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Title: Analogue neuromorphic systems
Author: Chesnokov, Vyacheslav
Awarding Body: De Montfort University
Current Institution: De Montfort University
Date of Award: 2001
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This thesis addresses a new area of science and technology, that of neuromorphic systems, namely the problems and prospects of analogue neuromorphic systems. The subject is subdivided into three chapters. Chapter 1 is an introduction. It formulates the oncoming problem of the creation of highly computationally costly systems of nonlinear information processing (such as artificial neural networks and artificial intelligence systems). It shows that an analogue technology could make a vital contribution to the creation such systems. The basic principles of creation of analogue neuromorphic systems are formulated. The importance will be emphasised of the principle of orthogonality for future highly efficient complex information processing systems. Chapter 2 reviews the basics of neural and neuromorphic systems and informs on the present situation in this field of research, including both experimental and theoretical knowledge gained up-to-date. The chapter provides the necessary background for correct interpretation of the results reported in Chapter 3 and for a realistic decision on the direction for future work. Chapter 3 describes my own experimental and computational results within the framework of the subject, obtained at De Montfort University. These include: the building of (i) Analogue Polynomial Approximator/lnterpolatoriExtrapolator, (ii) Synthesiser of orthogonal functions, (iii) analogue real-time video filter (performing the homomorphic filtration), (iv) Adaptive polynomial compensator of geometrical distortions of CRT- monitors, (v) analogue parallel-learning neural network (backpropagation algorithm). Thus, this thesis makes a dual contribution to the chosen field: it summarises the present knowledge on the possibility of utilising analogue technology in up-to-date and future computational systems, and it reports new results within the framework of the subject. The main conclusion is that due to its promising power characteristics, small sizes and high tolerance to degradation, the analogue neuromorphic systems will playa more and more important role in future computational systems (in particular in systems of artificial intelligence).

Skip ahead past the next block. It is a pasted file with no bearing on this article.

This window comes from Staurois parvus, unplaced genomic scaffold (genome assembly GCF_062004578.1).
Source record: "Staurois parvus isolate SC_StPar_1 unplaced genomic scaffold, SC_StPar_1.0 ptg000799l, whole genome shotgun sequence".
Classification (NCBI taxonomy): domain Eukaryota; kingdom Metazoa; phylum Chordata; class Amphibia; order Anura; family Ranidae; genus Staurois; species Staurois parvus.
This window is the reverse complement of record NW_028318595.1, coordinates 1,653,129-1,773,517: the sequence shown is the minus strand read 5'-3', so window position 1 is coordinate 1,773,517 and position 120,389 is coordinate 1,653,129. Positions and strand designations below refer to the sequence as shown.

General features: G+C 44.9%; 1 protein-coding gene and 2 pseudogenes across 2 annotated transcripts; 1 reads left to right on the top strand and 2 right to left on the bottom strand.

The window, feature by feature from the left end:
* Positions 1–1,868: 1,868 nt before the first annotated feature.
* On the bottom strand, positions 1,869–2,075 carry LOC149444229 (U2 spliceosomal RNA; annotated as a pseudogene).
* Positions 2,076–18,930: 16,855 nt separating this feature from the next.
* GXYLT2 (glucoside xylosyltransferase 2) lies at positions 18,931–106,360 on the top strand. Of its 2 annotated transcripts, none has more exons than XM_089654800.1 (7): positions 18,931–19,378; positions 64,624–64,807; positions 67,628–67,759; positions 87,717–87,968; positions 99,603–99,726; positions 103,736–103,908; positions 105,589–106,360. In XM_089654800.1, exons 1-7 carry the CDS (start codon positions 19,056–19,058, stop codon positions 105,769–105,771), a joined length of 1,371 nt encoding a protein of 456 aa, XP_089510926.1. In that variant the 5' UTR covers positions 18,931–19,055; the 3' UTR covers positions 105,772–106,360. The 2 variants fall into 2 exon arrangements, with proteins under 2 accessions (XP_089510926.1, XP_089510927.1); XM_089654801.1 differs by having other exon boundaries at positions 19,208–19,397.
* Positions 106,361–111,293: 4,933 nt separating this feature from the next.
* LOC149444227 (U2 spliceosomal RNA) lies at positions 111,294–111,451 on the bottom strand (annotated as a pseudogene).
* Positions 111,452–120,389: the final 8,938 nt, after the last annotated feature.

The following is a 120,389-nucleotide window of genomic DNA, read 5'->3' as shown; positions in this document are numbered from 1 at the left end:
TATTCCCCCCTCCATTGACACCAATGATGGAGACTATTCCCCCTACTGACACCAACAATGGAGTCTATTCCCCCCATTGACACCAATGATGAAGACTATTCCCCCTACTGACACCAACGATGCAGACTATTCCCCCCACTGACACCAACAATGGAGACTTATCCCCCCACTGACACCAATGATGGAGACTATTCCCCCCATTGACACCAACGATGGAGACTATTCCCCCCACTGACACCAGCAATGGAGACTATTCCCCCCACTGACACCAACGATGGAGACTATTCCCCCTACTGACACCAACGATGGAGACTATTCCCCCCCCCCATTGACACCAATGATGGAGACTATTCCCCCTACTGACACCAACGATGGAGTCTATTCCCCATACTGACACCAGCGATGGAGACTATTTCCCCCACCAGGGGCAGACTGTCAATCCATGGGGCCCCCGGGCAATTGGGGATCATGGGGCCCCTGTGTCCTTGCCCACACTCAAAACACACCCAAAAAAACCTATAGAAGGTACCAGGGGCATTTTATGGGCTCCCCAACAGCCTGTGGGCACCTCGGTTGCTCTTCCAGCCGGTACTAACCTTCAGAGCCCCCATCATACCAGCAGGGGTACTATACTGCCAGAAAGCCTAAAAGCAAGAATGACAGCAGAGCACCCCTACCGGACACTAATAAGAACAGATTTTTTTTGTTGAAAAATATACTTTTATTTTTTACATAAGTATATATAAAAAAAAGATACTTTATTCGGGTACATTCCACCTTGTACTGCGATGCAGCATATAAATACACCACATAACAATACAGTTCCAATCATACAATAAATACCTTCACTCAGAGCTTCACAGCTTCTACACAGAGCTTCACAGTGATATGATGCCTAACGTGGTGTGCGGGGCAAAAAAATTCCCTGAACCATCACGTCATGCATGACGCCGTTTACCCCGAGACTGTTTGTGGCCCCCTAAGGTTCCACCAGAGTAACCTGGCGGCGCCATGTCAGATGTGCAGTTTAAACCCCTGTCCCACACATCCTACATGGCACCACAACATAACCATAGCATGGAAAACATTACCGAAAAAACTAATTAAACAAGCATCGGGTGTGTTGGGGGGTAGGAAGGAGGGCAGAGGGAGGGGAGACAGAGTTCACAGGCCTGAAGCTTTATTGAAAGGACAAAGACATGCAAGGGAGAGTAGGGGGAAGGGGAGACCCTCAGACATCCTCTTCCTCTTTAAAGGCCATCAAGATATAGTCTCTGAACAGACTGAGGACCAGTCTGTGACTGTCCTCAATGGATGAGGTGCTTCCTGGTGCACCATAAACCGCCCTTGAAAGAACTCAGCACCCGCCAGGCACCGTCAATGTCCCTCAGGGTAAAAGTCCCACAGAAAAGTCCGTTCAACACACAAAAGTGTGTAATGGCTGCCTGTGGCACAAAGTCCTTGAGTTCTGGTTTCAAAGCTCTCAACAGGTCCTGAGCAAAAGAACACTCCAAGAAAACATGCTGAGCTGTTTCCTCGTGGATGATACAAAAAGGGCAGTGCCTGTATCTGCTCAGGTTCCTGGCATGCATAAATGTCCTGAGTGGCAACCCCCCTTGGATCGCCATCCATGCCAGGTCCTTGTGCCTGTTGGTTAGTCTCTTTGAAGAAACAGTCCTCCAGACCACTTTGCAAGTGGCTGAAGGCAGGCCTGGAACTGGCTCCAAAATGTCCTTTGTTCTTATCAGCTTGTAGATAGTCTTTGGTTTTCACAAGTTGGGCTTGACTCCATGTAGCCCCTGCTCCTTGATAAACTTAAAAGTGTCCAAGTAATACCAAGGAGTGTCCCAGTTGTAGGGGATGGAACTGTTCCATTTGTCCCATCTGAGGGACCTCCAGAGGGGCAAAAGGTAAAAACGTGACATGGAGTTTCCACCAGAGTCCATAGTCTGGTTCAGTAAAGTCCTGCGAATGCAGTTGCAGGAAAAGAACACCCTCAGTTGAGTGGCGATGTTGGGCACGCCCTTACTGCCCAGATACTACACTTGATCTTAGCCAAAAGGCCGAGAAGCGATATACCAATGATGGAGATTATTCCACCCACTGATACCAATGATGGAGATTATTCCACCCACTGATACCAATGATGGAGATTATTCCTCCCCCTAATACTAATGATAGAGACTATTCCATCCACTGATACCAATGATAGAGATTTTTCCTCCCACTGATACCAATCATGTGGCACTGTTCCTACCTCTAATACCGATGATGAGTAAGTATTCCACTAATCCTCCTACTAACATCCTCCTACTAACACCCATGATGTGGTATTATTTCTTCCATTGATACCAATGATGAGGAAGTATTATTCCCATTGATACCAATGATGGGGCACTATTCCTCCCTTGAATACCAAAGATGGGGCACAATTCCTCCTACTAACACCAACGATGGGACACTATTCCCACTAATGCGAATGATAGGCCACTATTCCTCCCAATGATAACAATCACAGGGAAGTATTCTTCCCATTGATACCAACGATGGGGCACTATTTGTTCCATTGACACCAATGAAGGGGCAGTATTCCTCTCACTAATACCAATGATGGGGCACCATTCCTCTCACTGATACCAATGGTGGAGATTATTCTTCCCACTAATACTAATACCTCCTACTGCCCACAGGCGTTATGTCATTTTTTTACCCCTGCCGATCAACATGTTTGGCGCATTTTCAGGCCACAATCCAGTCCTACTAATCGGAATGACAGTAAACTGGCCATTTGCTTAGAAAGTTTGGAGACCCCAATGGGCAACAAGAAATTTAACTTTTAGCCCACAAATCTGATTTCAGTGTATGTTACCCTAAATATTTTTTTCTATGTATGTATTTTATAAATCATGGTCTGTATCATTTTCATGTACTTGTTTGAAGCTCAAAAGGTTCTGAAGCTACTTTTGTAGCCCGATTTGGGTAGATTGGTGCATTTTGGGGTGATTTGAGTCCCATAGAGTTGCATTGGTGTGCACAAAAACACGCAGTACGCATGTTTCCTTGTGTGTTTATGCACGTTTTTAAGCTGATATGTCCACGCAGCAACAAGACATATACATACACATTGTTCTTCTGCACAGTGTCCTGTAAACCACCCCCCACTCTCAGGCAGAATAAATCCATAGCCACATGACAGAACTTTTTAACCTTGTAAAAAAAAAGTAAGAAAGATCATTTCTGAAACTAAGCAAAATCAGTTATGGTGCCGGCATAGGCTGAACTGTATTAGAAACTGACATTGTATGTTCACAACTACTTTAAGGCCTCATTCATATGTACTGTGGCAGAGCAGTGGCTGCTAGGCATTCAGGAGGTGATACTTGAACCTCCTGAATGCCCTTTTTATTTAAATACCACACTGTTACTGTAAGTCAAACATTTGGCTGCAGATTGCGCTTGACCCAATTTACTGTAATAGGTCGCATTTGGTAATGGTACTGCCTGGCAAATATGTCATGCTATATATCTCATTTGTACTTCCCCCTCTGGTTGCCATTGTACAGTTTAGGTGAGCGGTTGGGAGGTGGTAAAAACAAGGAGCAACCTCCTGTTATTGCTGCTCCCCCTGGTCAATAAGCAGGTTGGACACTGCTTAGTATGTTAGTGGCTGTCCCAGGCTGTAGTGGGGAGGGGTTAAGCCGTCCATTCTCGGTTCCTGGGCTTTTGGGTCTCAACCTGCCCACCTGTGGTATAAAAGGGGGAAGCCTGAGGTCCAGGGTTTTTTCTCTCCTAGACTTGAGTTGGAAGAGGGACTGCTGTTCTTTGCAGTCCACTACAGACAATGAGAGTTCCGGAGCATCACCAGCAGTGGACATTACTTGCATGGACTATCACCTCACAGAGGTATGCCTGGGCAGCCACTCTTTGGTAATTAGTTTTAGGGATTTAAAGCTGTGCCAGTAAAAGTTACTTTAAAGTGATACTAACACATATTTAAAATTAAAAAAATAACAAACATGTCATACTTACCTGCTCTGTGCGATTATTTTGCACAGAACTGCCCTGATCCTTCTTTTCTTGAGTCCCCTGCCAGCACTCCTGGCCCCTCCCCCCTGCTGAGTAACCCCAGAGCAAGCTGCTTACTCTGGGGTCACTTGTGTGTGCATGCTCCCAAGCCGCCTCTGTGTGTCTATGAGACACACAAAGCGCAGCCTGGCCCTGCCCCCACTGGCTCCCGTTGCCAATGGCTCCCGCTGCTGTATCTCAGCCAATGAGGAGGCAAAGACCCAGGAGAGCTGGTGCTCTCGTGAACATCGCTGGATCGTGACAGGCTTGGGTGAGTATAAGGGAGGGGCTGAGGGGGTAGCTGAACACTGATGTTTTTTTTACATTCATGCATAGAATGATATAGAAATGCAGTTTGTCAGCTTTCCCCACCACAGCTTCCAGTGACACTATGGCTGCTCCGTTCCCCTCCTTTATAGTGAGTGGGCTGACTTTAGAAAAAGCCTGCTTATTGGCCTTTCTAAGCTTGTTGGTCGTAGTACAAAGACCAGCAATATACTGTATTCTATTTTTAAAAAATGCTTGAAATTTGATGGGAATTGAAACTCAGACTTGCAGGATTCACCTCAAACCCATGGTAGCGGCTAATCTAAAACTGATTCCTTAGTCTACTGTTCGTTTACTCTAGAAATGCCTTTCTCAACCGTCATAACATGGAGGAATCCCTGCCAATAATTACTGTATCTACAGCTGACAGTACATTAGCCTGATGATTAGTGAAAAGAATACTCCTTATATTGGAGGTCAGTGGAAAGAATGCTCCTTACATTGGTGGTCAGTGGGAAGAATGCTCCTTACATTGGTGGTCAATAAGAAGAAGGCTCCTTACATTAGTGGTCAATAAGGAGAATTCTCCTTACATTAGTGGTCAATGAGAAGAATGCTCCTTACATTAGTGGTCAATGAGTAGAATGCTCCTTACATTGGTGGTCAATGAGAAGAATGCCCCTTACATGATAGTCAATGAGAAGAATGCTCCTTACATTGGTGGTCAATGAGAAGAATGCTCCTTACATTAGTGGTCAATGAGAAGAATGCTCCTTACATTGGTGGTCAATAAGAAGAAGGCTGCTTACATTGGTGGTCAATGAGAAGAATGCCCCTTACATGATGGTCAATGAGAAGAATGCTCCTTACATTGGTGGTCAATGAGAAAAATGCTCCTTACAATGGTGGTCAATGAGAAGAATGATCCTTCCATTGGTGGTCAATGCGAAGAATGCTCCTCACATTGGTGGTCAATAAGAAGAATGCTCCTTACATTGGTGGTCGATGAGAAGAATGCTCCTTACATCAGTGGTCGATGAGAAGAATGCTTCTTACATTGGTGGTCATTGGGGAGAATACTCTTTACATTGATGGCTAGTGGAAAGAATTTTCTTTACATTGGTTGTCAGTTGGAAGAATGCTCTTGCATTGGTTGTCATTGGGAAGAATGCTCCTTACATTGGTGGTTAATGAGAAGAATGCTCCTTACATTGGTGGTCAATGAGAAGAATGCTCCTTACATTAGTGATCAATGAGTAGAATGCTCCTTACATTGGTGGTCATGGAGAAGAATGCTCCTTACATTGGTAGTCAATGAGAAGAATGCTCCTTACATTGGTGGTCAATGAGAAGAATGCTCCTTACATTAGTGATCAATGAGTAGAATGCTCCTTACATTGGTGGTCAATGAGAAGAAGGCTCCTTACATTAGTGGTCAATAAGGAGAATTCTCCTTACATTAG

Supervisor: Not available Sponsor: Not available
Qualification Name: Thesis (Ph.D.) Qualification Level: Doctoral
EThOS ID:  DOI: Not available